Quote of the Day
The will to win is not nearly so important as the will to prepare to win.
— Vince Lombardi
My year-round cabin in northern Minnesota needs a furnace, and a furnace needs fuel. My fuel options are fairly limited – fuel oil, liquid natural gas, or propane. I ended up choosing propane because the local propane gas supplier has a reputation for being reliable. While researching the fuels, I became curious about the amount of CO2 released into the atmosphere by the different fuel options for given amount of heat.
I do plan on incorporating some solar panels next year for heating water. Right now, I am trying to get cabin construction complete before winter arrives.
For this post, I stayed with US customary units. This allowed me to compare some of my results with those posted by the US government, and the agreement was excellent.
- British Thermal Unit (BTU)
- The British thermal unit (Btu or BTU) is a traditional unit of heat; it is defined as the amount of heat required to raise the temperature of one pound of water by one degree Fahrenheit. It is the standard unit of heating by which US furnaces are specified. (Source)
- Enthalpy of Combustion (ΔHFuel)
- Standard enthalpy of combustion is defined as the enthalpy change when 1 mole of a compound is completely burnt in oxygen gas at 298K and 1 bar pressure. (Source)
The spreadsheet evaluates Equation 1, which computes the mass of CO2 produced when 1 million BTUs of energy are generated using each fuel.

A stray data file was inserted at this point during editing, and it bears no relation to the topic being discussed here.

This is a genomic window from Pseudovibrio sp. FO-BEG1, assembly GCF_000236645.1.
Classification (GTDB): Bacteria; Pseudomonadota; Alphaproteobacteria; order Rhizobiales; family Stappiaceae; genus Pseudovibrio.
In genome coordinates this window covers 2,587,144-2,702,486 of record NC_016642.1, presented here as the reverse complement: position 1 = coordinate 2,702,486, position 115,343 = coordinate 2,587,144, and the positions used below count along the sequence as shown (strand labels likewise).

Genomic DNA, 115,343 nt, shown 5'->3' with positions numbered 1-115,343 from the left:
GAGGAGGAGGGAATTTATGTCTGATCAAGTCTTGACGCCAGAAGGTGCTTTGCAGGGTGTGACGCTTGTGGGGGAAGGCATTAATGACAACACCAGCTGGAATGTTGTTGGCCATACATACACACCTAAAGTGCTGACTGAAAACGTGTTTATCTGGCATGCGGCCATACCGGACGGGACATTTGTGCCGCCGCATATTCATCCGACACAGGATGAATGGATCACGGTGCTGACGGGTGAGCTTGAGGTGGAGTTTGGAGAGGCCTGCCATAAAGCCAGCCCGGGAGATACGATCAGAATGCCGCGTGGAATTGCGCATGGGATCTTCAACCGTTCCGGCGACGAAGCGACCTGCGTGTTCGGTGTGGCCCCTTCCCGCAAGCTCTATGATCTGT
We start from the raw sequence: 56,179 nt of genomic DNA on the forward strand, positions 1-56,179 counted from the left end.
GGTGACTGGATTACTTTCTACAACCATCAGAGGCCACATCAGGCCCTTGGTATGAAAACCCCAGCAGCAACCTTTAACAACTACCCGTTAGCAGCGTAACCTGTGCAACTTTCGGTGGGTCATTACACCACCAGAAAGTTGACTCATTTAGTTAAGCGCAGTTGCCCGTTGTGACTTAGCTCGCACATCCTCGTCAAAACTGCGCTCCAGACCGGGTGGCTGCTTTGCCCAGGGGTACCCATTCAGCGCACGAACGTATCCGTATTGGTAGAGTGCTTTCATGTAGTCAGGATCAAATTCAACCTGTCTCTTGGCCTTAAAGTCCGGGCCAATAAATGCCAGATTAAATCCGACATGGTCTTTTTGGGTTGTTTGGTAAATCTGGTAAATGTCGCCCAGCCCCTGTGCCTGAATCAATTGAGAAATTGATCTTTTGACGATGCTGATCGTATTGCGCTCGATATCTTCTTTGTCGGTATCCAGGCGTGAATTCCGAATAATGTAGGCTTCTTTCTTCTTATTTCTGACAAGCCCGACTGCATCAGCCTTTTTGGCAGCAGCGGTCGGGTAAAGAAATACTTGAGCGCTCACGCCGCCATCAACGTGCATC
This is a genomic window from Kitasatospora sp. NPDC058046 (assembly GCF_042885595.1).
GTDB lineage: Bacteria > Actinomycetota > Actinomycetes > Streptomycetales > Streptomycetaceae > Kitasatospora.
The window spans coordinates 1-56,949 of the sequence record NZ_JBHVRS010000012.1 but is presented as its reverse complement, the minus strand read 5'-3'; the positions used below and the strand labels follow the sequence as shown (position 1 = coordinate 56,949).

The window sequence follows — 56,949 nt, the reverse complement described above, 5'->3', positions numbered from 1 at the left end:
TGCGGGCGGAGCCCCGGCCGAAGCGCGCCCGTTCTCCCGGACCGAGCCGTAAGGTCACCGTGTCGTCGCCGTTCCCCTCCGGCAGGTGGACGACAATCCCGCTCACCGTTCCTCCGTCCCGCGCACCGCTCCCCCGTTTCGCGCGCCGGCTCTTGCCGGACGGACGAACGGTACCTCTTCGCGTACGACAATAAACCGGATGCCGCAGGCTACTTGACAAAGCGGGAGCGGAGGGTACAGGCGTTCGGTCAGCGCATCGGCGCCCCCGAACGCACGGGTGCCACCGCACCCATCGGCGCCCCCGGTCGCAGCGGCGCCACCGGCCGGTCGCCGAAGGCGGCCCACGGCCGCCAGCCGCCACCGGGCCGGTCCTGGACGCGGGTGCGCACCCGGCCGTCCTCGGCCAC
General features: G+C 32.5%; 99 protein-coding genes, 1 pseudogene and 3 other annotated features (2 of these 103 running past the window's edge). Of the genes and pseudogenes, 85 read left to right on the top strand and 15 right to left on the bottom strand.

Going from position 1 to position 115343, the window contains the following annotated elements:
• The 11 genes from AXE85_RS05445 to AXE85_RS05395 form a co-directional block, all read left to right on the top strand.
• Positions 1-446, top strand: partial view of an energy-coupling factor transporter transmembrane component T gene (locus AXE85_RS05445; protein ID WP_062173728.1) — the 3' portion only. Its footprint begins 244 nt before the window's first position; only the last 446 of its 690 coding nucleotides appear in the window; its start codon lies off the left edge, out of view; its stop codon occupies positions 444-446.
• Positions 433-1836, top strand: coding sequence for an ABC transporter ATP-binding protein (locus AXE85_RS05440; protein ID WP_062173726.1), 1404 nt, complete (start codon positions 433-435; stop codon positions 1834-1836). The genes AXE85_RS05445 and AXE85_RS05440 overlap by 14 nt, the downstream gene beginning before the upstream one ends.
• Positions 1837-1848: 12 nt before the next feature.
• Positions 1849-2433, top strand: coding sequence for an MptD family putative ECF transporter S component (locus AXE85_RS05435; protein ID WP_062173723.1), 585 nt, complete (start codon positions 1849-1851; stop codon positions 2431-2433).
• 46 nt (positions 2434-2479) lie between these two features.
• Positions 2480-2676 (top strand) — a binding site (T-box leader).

- EReference is the amount of energy used as the basis of comparison. For this post, I am using 1 million BTUs, which is the same as used by the US Department of Energy.
- MWCO2 the molecular weight of CO2 (44 gm/mole).
- ΔHFuel is combustion enthalpy of the fuel (i.e. heat generation by combustion per mole of fuel). I list a table of these values in Appendix A.
- nCO2 is number of moles of CO2 generated per mole of fuel.
With the exception of coal, all the CO2 calculations are a straight forward application of Equation 1. Coal is the exception because it is not pure carbon. I have written a post about this topic. Some grades of anthracite coal actually generate more heat per pound than if they were 100% carbon. To deal with this fact, I computed an effective specific heat of combustion using the measured specific heat of combustion for coal. I assume the coal is 100% carbon but that the carbon generates more heat than real carbon. For my analysis, I used an anthracite coal with a heat output of 14,820 BTU/lb. We can convert that to an effective molar heat of combustion as shown in Figure 2. This is the value I used in the table shown in Figure 1.
If coal was pure carbon, the heat output would have been 14,116 BTU/lb, which you can calculate as shown in Figure 3.
I will be looking for ways to reduce my carbon footprint going forward. I have plans for solar water heating and solar electrical generation. It is a bit tough when you are at the latitude of northern Minnesota, but the Germans have an excellent solar power infrastructure, and they are at an even higher latitude, e.g. Stuttgart is at 48.7° and my cabin is at 47.7°. If they can do it, so can I.
I should make a comment about burning hydrogen for fuel, which generates no CO2 because there is no carbon involved at all. While this analysis makes the burning of hydrogen look attractive, unfortunately most hydrogen is produced commercially through steam reforming, which results in the generation of a large amount of CO2.
Appendix A: Fuel Enthalpy Data
Figure 4 is the source of my fuel information.
Appendix B: US Department of Energy CO2 Emission Data
Figure 5 shows a comparable table of values that was prepared by the US DoE.